2005 Salt Lake City Annual Meeting (October 16–19, 2005)

Paper No. 12
Presentation Time: 11:05 AM


MAHER, David J., STAVAST, William J.A., BARTON, Mark D. and SEEDORFF, Eric, Center for Mineral Resources, Dept. of Geosciences, University of Arizona, Tucson, AZ 85721-0077, geodave@mindspring.com

Several porphyry copper deposits and prospects occur in and around the Schultze Granite, a composite, felsic Laramide pluton that crops out over ~50 km2 in between Miami and Superior in south-central Arizona. A new interpretation of the mid-Tertiary extension based on new and published mapping implies that most of the deposits and prospects (n>25) are dismembered, tilted portions of perhaps as few as four large magmatic-hydrothermal systems. Extension telescoped the upper crust such that levels from <2 to >=10 km paleodepth have been exposed at or near the present-day land surface. Our new mapping, combined with a new structural interpretation, provides insights into the deepest levels of known, productive systems.

Several piercing points establish displacements of faults across the Globe-Miami district. We recognize one area, exposed along Pinto Creek near US Highway 60 in the west-central portion of the district, to be the deep levels or “roots” of the well-mineralized Miami-Inspiration porphyry copper system. Hornblende geobarometry on a nearby sample yielded a paleodepth of 10 km. In these deep exposures, the features in the center of the system contrast markedly with those from shallower levels. We observe dominantly phaneritic rocks rather than porphyries; alternating ductile and brittle deformation rather than mainly brittle deformation; variable vein and dike orientation rather than consistently oriented, sheeted veins; alteration dominated by K-feldspar and relatively coarse-grained muscovite rather than biotite and sericite; and sparse rather than abundant Cu-Fe sulfides.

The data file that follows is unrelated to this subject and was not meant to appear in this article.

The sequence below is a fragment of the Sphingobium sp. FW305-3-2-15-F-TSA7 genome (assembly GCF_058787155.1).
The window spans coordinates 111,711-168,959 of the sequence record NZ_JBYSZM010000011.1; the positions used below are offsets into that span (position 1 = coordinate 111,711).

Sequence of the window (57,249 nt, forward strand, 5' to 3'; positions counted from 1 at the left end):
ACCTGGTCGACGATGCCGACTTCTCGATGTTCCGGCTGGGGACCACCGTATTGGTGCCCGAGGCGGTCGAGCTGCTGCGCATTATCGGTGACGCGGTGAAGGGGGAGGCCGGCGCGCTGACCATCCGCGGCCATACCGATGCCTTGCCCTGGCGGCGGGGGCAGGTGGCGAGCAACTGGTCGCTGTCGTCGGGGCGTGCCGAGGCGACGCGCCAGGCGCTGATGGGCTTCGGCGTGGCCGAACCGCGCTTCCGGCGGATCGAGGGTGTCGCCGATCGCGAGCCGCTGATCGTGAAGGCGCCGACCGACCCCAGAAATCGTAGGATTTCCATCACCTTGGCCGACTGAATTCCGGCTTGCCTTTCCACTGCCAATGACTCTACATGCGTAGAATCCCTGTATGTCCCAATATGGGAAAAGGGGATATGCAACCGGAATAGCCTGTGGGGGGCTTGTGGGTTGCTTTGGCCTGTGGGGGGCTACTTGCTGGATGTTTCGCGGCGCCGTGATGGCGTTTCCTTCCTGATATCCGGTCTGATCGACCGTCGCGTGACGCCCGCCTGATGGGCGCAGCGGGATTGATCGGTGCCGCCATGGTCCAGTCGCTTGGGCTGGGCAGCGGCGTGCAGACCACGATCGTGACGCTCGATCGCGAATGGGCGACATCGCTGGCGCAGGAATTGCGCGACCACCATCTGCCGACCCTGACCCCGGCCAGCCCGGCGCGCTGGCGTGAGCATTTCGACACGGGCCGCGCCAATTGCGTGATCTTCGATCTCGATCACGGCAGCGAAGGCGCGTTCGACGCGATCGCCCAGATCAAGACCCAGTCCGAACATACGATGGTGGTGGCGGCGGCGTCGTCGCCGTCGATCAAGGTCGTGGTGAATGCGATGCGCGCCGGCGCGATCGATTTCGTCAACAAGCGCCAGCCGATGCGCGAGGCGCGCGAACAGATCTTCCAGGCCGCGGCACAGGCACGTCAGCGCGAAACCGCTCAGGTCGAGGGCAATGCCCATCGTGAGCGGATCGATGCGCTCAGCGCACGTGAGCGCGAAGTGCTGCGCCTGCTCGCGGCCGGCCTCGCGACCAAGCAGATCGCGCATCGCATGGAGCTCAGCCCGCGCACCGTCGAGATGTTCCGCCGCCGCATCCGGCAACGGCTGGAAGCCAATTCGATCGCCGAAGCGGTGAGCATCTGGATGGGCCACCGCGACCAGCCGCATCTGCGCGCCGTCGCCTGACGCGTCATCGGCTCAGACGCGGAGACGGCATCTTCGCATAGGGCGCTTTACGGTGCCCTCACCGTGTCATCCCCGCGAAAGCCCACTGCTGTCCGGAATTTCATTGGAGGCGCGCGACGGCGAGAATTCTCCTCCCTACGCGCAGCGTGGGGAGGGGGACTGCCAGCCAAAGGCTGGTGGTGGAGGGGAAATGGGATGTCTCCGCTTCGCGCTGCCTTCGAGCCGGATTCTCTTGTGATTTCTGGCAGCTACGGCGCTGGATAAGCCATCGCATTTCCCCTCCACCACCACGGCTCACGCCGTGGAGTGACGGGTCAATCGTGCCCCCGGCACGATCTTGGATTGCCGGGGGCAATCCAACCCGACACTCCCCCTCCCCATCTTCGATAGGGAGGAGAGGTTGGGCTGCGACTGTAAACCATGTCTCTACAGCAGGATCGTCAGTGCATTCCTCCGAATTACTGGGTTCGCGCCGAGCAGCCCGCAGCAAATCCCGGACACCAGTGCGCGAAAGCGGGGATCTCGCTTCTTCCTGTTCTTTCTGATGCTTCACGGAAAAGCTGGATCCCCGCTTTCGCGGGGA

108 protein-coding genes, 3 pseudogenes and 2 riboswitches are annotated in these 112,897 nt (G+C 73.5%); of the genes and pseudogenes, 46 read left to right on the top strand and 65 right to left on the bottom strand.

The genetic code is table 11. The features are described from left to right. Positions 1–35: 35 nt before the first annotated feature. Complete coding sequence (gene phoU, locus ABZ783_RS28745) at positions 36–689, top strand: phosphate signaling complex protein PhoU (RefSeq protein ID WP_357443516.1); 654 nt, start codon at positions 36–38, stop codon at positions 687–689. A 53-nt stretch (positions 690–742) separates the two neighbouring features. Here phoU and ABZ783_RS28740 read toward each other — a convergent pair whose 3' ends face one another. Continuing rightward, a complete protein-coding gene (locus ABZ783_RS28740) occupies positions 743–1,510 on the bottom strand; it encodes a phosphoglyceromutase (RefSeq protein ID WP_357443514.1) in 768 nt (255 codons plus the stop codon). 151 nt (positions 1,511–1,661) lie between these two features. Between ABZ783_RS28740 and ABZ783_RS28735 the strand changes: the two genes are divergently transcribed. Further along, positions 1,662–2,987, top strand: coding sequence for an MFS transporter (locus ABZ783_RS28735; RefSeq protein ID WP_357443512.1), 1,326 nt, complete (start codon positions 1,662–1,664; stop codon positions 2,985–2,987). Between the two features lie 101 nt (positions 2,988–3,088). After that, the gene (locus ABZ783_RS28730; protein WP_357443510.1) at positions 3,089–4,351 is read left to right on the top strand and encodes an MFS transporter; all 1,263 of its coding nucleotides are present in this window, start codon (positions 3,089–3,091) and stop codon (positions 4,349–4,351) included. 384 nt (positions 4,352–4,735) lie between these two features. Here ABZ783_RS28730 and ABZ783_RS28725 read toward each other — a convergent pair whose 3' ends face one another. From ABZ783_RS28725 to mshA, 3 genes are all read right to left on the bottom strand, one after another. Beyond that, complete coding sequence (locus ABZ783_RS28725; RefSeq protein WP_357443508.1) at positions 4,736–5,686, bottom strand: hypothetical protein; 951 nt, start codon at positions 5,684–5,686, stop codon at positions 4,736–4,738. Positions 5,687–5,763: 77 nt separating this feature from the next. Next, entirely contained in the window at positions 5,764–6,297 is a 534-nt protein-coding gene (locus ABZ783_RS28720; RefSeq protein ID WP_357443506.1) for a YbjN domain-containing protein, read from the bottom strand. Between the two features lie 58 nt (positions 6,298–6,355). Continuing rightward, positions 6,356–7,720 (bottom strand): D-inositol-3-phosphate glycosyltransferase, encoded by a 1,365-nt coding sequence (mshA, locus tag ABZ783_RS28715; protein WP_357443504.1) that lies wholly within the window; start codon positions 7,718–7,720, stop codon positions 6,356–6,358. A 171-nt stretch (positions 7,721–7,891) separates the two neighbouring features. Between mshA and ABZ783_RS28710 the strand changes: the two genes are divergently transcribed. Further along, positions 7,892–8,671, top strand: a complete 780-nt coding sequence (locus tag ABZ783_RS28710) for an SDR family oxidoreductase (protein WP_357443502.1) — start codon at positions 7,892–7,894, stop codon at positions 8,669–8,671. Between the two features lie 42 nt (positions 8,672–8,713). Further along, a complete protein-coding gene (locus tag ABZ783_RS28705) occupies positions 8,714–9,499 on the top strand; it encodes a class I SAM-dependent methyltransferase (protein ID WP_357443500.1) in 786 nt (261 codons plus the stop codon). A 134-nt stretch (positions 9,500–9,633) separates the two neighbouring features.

The alternating ductile and brittle character exhibited by the dikes and veins at deep levels likely reflects transient changes in the evolving magma chamber and may correlate with episodic hydrothermal fluid release and/or introduction of new magma. These deep-level rocks should allow us to better understand magma chamber dynamics, to recognize structures that were active during Laramide arc magmatism, and to explore from deep exposures (paleo-) upwards in the crust for economic mineralization in this structurally complex region.